The panel: Sammie, Dr. Rachel,
Marvelyn Brown, Kwame,
Chris Sainsbury and Tiffany Evans.

“We are dying, so listen up!” shouted Alesha Renee, host of Black Entertainment Television’s (BET) pop-culture show The 5ive, to the approximately 450 students sitting in the gymnasium of Erasmus High School in Brooklyn. “Some of you guys are out there, getting wild and not using protection.” Her message, which she delivered on November 15, is hardly an exaggeration: Last year, AIDS was the No. 1 killer among African-American women ages 25−34. What’s more, blacks ages 13−24 account for more than half of all newly diagnosed young people in the United States. Looking over at the guests she’d brought to Erasmus, Renee told the kids, “These people are here to teach you something.”

The people she mentioned were not your typical, run-of-the-mill AIDS educators. Instead, the students were treated to words of wisdom from BET’s Rap-It-UpYouth Empowerment Tour—whose campaign with the Kaiser Family Foundation won the Community Service Campaign Emmy Award earlier this month.

 Sammie keeps it real with the crowd.
The Rap-It-Up panelists included hip-hop artists Soulja Boy, Styles P and Mike Jones; R&B singers Sammie, Tiffany Evans and Chrisette Michele; and relationship and sex expert Dr. Rachel  (The Oprah Winfrey Show). Also present were 23-year-old HIV-positive AIDS activist Marvleyn Brown, actor Nicoye Banks (Invincible) and celebrity trainer Chris Sainsbury. Rap-It-Up, a mobile grassroots HIV-prevention campaign consisting of college tours, public service announcements and network programming, came to the New York metropolitan area November 13–16. Along with Hip Hop 4 Life, a New York-based organization dedicated to improving the lives of black and Latino youth through hip-hop and motivational programs, it sponsored two-hour forums at Erasmus, Harlem’s Bread and Roses High School, Newark’s East Side High School and the Bronx’s Community High School.

Dr. Rachel offers safer sex advice.
“We wanted to go to the areas that were hit the hardest with HIV, like the Flatbush area and central Brooklyn where rates are high,” said Sonja Lockett, the vice president of public affairs for BET. New York is home to more African Americans living with AIDS than any other U.S. city—yet this was Rap-It-Up’s first visit to the region. “We knew it was about time,” Lockett said. “By partnering with Hip Hop 4 Life, we got access to the high schools they’ve developed relationships with.”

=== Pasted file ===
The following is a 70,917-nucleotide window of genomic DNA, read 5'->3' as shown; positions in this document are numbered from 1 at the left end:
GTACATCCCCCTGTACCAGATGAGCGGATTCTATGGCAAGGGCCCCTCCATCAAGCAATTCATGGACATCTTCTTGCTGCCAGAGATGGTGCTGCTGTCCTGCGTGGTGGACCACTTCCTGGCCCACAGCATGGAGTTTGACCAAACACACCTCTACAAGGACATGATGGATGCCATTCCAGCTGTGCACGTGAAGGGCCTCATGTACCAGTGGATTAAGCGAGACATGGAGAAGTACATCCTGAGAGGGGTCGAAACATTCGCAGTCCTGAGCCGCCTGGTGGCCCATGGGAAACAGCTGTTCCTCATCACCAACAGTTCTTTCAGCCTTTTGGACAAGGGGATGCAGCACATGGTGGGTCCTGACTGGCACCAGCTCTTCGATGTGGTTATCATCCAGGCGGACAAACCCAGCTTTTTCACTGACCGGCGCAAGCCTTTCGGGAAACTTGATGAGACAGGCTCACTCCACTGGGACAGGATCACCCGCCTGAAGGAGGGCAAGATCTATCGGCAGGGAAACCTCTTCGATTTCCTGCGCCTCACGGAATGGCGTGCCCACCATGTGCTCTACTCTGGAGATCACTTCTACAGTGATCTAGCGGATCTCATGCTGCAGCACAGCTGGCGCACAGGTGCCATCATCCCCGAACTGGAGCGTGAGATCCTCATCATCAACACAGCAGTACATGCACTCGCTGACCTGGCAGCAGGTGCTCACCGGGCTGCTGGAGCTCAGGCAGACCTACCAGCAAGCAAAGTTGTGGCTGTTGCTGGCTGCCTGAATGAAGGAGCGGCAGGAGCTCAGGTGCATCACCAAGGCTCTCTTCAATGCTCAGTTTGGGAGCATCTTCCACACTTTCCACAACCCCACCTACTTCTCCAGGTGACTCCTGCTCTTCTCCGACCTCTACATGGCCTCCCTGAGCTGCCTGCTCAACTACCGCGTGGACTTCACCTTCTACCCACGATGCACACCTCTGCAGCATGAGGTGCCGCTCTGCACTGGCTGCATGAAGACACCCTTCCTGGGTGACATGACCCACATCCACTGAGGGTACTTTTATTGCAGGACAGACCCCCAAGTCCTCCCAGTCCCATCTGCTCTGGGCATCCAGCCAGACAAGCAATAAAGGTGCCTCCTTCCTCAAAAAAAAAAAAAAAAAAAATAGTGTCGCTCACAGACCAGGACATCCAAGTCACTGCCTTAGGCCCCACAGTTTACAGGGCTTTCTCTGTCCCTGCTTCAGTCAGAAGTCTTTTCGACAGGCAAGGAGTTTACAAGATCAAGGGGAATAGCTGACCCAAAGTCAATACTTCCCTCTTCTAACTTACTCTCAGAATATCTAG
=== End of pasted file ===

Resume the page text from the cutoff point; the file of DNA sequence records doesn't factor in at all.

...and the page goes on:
A young woman makes a comment.

The panelists discussed safer-sex techniques, debunked conspiracy theories and AIDS myths, and stressed the importance of getting tested. Those living with HIV shared their personal experiences and talked about stigma in the black community.  Twenty-year-old singer Sammie told the crowd that his uncle died of complications from AIDS and that two of his aunts are living with the virus. “Because HIV has hit me close to home and the fact that I am young, I feel like youth can relate to me,” he said backstage. “God has blessed me with being able to do what I love, so why not give words of encouragement and be a positive influence?”

Michele serenades a Erasmus student.
Self-love—caring enough about yourself and your health not to rush into sex and, for people who do have sex, demanding that a partner always use condoms—was emphasized. Yet the Brooklyn forum addressed a significant irony: How can young people learn to respect themselves when misogynist lyrics and overtly sexualized images of women dominate some of the panelists’ own musical genre? Sammie promised his fans in the audience that he would not degrade women in his videos or songs. But he added that music is about catchy hooks—and that the kids shouldn’t feel like they have to imitate what they see on television.

 Brown shares her story of contracting HIV.
AIDS educators have long debated whether using hip-hop as an awareness tool merely reinforces the sorts of behaviors they’re trying to prevent. Yet what other avenue offers such access to communities of color, which mainstream prevention campaigns so often ignore? “To say that ‘hip-hop is this’ is a broad and [unfair] statement,” said panelist Kwame, a music producer whose younger brother died last year of complications from AIDS. “There are negative individuals and positive individuals in hip-hop culture. More positive people [like me] who embrace hip-hop need to come out and make our voices heard.”

DJ Khaled shows his support.
Did the students hear him?  “I learned that you have to love yourself first in order for others to love and respect you,” said 17-year-old Kalila Nelson from Brooklyn. “’Cause once you don’t have that, you will fall for anything.” Cesar Richardson, an 18-year-old senior, also chimed in. “I learned the importance of getting tested and that you don’t have to sex to fit in.

Bread and Roses’s principal Larry
Wilson, Soulja Boy, Sammie and
Mike Jones.
The students were not the only ones impressed by the event. “I thought the program was fantastic,” said Dr. Leonard Kassan, Erasmus’s principal. To ensure that the forum’s impact would be felt throughout the school year, Hip Hop 4 Life has teamed up with Erasmus and other schools on the tour to develop ongoing programs. “This,” Kassan said, “is exactly what our school and students need.”

Pictures courtesy of Kellee Terrell and Hip Hop 4 Life.